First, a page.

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sovereignty of the Shah in Sistan, it could not interfere.
Strictly, the case was one in which the recently signed
treaty might have been invoked ; but, as the Government
of India had not at this time acknowledged Shir Ali
Khan, who was fighting to establish himself at Kabul,
arbitration was out of the question. Being pressed to
give a definite answer as to its intentions, the Foreign
Office in 1863 wrote that "Her Majesty's Government,
being informed that the title to the territory of Sistan is
disputed between Persia and Afghanistan, must decline to
interfere in the matter, and must leave it to both parties
to make good their possession by force of arms."
This declaration of policy favoured Persia, as Shir Ali
at the time was unable to defend Afghan frontier interests.
The Government of the Shah, on the other hand, secure
from British remonstrances, continued steadily to pursue
its policy of establishing Persian influence and power until
all the Persian inhabitants of Sistan had been brought
under the control of Teheran. But Shir Ali, having at
length succeeded in establishing himself firmly upon the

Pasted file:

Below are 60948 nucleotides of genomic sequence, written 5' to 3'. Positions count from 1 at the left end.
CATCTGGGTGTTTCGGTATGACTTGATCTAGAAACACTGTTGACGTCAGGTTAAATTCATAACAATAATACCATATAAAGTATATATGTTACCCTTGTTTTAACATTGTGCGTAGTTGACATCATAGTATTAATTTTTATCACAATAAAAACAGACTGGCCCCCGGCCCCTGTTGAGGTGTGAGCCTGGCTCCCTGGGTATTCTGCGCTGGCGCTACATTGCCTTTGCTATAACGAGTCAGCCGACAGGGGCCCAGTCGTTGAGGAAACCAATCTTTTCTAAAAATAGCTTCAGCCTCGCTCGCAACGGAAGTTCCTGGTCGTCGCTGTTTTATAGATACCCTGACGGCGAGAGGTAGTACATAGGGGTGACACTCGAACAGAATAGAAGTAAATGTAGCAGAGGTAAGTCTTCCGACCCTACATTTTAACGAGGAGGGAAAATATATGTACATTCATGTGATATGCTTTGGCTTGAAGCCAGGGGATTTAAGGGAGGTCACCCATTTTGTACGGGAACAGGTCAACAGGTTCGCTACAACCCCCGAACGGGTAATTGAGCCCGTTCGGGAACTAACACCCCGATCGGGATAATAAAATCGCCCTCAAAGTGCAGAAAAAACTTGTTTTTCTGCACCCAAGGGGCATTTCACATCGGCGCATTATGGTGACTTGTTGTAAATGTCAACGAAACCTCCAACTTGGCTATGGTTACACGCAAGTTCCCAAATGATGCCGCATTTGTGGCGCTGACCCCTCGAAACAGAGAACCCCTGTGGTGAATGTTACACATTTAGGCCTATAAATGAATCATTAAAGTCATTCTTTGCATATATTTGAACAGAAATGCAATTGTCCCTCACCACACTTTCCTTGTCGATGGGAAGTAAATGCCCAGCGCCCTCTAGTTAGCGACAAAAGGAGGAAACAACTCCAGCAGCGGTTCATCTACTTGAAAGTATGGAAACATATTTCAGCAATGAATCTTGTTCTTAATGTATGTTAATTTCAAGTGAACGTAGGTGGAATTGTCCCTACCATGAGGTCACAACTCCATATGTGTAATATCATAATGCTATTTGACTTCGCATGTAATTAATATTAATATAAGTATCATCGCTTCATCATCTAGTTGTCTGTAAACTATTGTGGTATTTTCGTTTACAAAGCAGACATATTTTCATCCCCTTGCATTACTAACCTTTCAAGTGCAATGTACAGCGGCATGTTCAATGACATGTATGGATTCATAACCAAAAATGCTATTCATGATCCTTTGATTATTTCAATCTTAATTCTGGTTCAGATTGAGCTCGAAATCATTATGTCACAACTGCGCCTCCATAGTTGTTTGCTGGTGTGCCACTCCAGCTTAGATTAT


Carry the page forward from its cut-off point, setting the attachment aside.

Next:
throne of Kabul, threatened to go to war with Persia.
Upon this the British Government, forsaking the policy
of masterly inactivity, proposed arbitration under the sixth
article of the Treaty of Paris, and this offer was accepted.
The Sistan Arbitration Commission, 1872.—After his
success in securing the ratification of the Makran
boundary, Sir Frederic Goldsmid was instructed to
proceed to Sistan and there adjudicate on Persian and
Afghan claims. The British Mission started from Bandar
Abbas and in Sistan was joined by General Pollock, who
represented Lord Mayo, Governor-General of India, and
by Dr. Bellew, the well-known orientalist.
The Amir of Kain, Mir Alum Khan, and the Persian
Commissioner both treated the Mission with marked
hostility and made it abundantly clear that it is a mistake
not to provide an escort of British troops on such
occasions. General Goldsmid, whose forbearance was
extraordinary, made such surveys and enquiries as were
possible, and then, as in the case of the former Boundary
Commission, returned to Teheran.